Patrick Shanahan's photographs investigate the contemporary cultural landscape, offering a seductive and unsettling re-imaging of modern urban environments.
Making full use of the scenographic, artificial aspects of large-scale photography, he produces topographic images that are close to the kinds of minimalism found in painting and sculpture. These largely unpopulated compositions are subjected to a pristine finish and treatment of light, colour and space that help to establish a tension between a real and constructed landscape - a landscape in which the distinction between reality and imagination seem to blur and we are left with a peculiar sense of spatial estrangement.
In his series 'Esperantis', Shanahan photographs at night, focussing on peripheral urban areas that are brightly lit to reveal hyperreal spaces at once convincing but unsettling. Shanahan often concentrates on beach scenes that we are used to seeing in daylight, crowded with holiday makers. The emptiness of these tourist havens, combined with the artificial light that distorts the photograph in unexpected ways, adds to the strangeness of these images. Exploring the link between the real and the ideal, Shanahan plays with the material and psychological effects of modern urban spaces.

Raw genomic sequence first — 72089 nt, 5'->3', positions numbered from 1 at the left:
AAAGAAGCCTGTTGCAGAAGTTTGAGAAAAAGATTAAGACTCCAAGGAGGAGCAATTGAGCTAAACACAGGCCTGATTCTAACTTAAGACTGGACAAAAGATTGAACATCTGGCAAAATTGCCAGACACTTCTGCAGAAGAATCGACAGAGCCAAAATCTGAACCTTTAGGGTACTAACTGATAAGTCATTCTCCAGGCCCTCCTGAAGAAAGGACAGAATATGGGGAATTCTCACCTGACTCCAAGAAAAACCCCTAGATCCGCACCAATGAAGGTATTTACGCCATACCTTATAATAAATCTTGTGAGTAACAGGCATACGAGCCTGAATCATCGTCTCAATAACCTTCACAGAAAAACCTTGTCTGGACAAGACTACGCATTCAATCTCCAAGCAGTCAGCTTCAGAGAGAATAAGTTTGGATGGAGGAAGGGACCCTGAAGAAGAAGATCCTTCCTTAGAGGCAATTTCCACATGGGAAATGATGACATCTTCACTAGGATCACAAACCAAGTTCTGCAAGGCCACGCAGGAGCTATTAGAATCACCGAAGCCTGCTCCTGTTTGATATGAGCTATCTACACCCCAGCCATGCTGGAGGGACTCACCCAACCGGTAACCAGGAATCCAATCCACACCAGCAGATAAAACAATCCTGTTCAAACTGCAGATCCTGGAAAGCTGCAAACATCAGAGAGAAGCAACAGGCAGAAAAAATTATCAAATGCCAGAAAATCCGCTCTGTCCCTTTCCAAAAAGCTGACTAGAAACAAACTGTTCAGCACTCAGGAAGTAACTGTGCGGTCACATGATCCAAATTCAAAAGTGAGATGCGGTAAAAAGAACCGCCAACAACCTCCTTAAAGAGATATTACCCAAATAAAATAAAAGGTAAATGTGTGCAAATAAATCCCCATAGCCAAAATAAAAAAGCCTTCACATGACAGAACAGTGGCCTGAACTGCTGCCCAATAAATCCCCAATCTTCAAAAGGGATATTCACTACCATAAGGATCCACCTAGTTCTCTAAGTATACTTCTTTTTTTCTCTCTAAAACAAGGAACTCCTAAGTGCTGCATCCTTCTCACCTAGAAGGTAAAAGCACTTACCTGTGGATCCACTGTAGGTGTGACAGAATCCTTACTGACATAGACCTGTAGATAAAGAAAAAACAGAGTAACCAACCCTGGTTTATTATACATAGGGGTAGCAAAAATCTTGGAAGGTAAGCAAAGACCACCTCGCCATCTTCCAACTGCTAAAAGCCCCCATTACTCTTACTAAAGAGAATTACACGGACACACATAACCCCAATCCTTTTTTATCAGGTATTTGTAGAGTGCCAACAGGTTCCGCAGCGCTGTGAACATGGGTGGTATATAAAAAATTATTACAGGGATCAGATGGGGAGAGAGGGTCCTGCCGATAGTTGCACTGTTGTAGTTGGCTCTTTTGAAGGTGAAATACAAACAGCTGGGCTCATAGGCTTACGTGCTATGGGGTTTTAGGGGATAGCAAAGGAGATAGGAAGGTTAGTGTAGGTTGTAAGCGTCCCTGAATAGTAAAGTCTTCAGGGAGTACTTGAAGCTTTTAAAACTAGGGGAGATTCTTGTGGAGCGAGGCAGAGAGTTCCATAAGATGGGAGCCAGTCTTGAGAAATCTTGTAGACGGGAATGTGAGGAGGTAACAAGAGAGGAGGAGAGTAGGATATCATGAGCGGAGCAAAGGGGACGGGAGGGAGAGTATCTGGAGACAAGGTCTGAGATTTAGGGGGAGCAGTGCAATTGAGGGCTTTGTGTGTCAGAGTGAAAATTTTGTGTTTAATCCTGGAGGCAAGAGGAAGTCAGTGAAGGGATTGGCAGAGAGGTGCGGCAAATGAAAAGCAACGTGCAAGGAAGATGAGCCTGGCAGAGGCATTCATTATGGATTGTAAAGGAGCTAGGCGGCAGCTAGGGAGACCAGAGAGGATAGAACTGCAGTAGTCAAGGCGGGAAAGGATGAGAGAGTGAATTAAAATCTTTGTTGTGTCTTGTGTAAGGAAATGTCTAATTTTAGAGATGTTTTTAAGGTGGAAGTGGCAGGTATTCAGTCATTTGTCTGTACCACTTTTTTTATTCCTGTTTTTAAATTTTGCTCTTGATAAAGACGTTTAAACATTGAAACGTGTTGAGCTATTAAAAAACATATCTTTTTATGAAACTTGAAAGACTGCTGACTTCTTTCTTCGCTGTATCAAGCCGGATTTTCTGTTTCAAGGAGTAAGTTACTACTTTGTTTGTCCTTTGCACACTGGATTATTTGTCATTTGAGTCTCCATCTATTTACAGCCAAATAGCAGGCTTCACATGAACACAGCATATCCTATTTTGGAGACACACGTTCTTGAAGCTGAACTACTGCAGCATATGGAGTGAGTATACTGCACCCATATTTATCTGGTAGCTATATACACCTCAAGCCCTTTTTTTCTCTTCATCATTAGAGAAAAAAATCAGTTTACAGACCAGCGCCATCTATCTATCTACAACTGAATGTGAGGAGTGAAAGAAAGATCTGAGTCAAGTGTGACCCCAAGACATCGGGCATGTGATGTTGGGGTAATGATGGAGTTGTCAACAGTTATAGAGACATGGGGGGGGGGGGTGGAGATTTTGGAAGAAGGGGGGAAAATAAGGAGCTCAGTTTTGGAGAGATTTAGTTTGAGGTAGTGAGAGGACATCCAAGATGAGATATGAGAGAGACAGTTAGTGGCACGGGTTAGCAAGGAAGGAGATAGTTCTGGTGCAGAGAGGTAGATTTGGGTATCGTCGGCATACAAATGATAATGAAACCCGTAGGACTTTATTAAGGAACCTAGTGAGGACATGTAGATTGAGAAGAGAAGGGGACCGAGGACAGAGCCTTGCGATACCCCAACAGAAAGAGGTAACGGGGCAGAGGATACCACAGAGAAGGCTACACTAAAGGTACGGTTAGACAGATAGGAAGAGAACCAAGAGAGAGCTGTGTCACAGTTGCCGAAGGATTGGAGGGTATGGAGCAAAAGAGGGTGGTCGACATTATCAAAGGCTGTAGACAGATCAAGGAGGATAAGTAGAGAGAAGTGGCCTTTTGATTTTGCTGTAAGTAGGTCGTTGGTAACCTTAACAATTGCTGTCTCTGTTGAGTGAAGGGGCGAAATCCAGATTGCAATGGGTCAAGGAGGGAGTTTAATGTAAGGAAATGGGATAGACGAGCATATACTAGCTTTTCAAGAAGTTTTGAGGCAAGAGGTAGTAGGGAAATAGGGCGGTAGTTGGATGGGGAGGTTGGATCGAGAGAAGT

Born in Manchester, 1955
Resident in Cornwall, since 1994
PhD by Project, Royal College of Art, London
MA Photography, Royal College of Art, London
BA(Hons) Fine Art, Stourbridge College of Art
Foundation Diploma, Warrington College of Art
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